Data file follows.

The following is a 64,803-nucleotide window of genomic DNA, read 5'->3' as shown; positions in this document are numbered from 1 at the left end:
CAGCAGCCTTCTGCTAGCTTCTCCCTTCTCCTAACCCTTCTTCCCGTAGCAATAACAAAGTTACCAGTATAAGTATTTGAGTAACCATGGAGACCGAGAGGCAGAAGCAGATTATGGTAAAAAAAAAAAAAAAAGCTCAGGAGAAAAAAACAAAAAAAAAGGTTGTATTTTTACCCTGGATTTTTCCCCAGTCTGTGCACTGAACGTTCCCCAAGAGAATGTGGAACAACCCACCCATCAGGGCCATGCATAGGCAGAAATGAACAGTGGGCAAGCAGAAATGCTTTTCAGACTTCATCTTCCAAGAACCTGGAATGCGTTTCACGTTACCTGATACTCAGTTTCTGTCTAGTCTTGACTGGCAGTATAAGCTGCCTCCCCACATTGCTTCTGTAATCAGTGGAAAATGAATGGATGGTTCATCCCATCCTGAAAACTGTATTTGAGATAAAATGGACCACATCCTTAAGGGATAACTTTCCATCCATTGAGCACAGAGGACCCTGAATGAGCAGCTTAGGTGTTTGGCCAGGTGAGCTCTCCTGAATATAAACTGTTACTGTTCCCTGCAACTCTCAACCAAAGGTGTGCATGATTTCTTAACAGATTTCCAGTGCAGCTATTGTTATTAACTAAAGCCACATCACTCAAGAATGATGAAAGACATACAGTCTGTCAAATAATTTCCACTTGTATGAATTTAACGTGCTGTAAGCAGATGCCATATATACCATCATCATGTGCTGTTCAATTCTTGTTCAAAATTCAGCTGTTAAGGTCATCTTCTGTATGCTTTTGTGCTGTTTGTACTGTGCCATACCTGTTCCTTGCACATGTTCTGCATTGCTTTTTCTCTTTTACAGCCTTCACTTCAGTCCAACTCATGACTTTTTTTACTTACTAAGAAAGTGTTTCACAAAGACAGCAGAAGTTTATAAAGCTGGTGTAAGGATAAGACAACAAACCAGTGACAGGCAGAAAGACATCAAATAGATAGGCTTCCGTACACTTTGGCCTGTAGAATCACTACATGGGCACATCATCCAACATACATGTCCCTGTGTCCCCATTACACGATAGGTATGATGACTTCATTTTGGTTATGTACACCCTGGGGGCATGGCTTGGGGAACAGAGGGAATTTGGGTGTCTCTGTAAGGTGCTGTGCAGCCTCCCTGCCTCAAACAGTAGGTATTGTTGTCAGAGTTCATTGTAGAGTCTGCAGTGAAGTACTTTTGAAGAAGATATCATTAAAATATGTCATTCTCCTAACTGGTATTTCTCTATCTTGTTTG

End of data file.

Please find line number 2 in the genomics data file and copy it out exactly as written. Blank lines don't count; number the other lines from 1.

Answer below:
CAGCAGCCTTCTGCTAGCTTCTCCCTTCTCCTAACCCTTCTTCCCGTAGCAATAACAAAGTTACCAGTATAAGTATTTGAGTAACCATGGAGACCGAGAGGCAGAAGCAGATTATGGTAAAAAAAAAAAAAAAAGCTCAGGAGAAAAAAACAAAAAAAAAGGTTGTATTTTTACCCTGGATTTTTCCCCAGTCTGTGCACTGAACGTTCCCCAAGAGAATGTGGAACAACCCACCCATCAGGGCCATGCATAGGCAGAAATGAACAGTGGGCAAGCAGAAATGCTTTTCAGACTTCATCTTCCAAGAACCTGGAATGCGTTTCACGTTACCTGATACTCAGTTTCTGTCTAGTCTTGACTGGCAGTATAAGCTGCCTCCCCACATTGCTTCTGTAATCAGTGGAAAATGAATGGATGGTTCATCCCATCCTGAAAACTGTATTTGAGATAAAATGGACCACATCCTTAAGGGATAACTTTCCATCCATTGAGCACAGAGGACCCTGAATGAGCAGCTTAGGTGTTTGGCCAGGTGAGCTCTCCTGAATATAAACTGTTACTGTTCCCTGCAACTCTCAACCAAAGGTGTGCATGATTTCTTAACAGATTTCCAGTGCAGCTATTGTTATTAACTAAAGCCACATCACTCAAGAATGATGAAAGACATACAGTCTGTCAAATAATTTCCACTTGTATGAATTTAACGTGCTGTAAGCAGATGCCATATATACCATCATCATGTGCTGTTCAATTCTTGTTCAAAATTCAGCTGTTAAGGTCATCTTCTGTATGCTTTTGTGCTGTTTGTACTGTGCCATACCTGTTCCTTGCACATGTTCTGCATTGCTTTTTCTCTTTTACAGCCTTCACTTCAGTCCAACTCATGACTTTTTTTACTTACTAAGAAAGTGTTTCACAAAGACAGCAGAAGTTTATAAAGCTGGTGTAAGGATAAGACAACAAACCAGTGACAGGCAGAAAGACATCAAATAGATAGGCTTCCGTACACTTTGGCCTGTAGAATCACTACATGGGCACATCATCCAACATACATGTCCCTGTGTCCCCATTACACGATAGGTATGATGACTTCATTTTGGTTATGTACACCCTGGGGGCATGGCTTGGGGAACAGAGGGAATTTGGGTGTCTCTGTAAGGTGCTGTGCAGCCTCCCTGCCTCAAACAGTAGGTATTGTTGTCAGAGTTCATTGTAGAGTCTGCAGTGAAGTACTTTTGAAGAAGATATCATTAAAATATGTCATTCTCCTAACTGGTATTTCTCTATCTTGTTTG